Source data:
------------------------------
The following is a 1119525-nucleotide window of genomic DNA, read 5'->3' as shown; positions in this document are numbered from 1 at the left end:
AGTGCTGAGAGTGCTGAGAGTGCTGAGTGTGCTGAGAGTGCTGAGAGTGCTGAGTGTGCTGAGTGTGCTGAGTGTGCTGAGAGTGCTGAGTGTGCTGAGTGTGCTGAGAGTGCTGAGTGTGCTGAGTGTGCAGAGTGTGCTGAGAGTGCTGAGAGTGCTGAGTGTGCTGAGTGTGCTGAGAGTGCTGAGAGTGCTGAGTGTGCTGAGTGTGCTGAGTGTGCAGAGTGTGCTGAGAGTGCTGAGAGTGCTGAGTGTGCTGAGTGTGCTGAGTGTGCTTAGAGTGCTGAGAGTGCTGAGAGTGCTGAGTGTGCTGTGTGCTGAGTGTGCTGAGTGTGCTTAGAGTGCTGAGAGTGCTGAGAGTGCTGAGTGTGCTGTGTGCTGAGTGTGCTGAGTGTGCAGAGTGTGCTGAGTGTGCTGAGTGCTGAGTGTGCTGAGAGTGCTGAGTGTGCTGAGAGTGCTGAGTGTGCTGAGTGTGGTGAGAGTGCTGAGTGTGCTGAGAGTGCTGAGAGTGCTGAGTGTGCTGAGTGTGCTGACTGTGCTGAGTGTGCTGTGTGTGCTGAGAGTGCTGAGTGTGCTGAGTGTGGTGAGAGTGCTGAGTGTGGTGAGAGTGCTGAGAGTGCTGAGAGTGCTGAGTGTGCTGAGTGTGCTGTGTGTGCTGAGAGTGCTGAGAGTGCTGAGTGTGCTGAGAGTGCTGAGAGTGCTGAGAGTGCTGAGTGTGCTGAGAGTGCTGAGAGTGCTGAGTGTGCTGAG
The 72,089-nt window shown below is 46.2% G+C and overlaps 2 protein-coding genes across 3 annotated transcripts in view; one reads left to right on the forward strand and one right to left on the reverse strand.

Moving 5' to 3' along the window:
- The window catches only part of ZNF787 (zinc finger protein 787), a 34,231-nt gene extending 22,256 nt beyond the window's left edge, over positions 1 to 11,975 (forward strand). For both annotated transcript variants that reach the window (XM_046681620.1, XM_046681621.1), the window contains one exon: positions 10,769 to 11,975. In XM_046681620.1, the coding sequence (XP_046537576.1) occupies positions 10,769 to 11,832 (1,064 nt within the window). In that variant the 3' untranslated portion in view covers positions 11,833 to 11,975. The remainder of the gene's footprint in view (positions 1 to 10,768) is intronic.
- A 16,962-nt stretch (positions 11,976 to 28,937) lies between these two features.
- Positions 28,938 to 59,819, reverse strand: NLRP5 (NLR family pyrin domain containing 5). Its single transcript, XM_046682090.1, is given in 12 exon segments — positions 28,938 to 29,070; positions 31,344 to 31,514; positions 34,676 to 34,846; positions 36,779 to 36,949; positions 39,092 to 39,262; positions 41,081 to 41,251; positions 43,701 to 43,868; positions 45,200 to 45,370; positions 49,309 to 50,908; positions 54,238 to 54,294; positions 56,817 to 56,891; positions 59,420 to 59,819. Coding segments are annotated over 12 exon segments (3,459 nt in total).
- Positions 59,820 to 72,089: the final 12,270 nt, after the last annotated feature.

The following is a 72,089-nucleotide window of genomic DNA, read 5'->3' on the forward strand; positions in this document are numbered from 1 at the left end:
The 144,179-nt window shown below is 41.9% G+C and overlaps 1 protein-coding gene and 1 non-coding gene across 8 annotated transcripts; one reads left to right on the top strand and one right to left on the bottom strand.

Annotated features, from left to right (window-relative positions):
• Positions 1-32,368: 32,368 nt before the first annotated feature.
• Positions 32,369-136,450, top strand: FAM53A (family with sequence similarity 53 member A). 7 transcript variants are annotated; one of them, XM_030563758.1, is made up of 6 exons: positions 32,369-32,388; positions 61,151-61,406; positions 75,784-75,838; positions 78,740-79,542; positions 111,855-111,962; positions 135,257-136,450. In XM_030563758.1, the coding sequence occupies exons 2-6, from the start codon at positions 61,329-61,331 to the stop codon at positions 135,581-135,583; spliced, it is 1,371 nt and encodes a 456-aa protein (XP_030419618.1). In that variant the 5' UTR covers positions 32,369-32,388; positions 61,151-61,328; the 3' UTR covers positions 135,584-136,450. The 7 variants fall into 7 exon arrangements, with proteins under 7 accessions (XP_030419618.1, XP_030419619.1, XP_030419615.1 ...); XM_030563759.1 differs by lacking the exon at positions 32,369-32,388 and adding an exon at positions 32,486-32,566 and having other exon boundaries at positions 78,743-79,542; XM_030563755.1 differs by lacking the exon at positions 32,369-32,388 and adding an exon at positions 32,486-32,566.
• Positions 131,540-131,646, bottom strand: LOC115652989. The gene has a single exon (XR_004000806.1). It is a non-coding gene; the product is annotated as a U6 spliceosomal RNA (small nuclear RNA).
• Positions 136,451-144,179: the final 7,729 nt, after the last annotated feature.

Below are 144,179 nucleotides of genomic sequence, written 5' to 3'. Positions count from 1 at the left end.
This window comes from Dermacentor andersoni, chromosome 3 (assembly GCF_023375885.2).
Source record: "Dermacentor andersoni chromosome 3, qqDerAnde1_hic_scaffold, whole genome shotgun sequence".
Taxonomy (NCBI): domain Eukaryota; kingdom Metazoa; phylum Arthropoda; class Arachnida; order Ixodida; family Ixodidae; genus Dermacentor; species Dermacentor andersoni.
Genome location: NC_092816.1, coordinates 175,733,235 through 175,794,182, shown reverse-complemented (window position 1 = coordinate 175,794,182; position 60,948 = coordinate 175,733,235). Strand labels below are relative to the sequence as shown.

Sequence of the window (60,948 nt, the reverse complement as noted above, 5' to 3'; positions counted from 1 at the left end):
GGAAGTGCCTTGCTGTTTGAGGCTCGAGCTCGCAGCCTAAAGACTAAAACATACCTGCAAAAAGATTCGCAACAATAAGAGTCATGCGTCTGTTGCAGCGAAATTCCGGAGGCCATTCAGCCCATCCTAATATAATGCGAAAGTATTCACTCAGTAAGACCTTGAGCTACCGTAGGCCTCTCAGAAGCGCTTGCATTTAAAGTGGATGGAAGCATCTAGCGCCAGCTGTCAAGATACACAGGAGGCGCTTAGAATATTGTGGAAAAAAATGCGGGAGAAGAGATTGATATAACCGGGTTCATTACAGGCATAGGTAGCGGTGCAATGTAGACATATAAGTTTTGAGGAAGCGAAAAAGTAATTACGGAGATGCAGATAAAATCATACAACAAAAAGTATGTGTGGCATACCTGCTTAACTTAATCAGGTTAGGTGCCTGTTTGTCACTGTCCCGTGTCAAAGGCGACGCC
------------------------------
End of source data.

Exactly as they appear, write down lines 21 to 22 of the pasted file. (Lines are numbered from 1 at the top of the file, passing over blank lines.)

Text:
Sequence of the window (60,948 nt, the reverse complement as noted above, 5' to 3'; positions counted from 1 at the left end):
GGAAGTGCCTTGCTGTTTGAGGCTCGAGCTCGCAGCCTAAAGACTAAAACATACCTGCAAAAAGATTCGCAACAATAAGAGTCATGCGTCTGTTGCAGCGAAATTCCGGAGGCCATTCAGCCCATCCTAATATAATGCGAAAGTATTCACTCAGTAAGACCTTGAGCTACCGTAGGCCTCTCAGAAGCGCTTGCATTTAAAGTGGATGGAAGCATCTAGCGCCAGCTGTCAAGATACACAGGAGGCGCTTAGAATATTGTGGAAAAAAATGCGGGAGAAGAGATTGATATAACCGGGTTCATTACAGGCATAGGTAGCGGTGCAATGTAGACATATAAGTTTTGAGGAAGCGAAAAAGTAATTACGGAGATGCAGATAAAATCATACAACAAAAAGTATGTGTGGCATACCTGCTTAACTTAATCAGGTTAGGTGCCTGTTTGTCACTGTCCCGTGTCAAAGGCGACGCC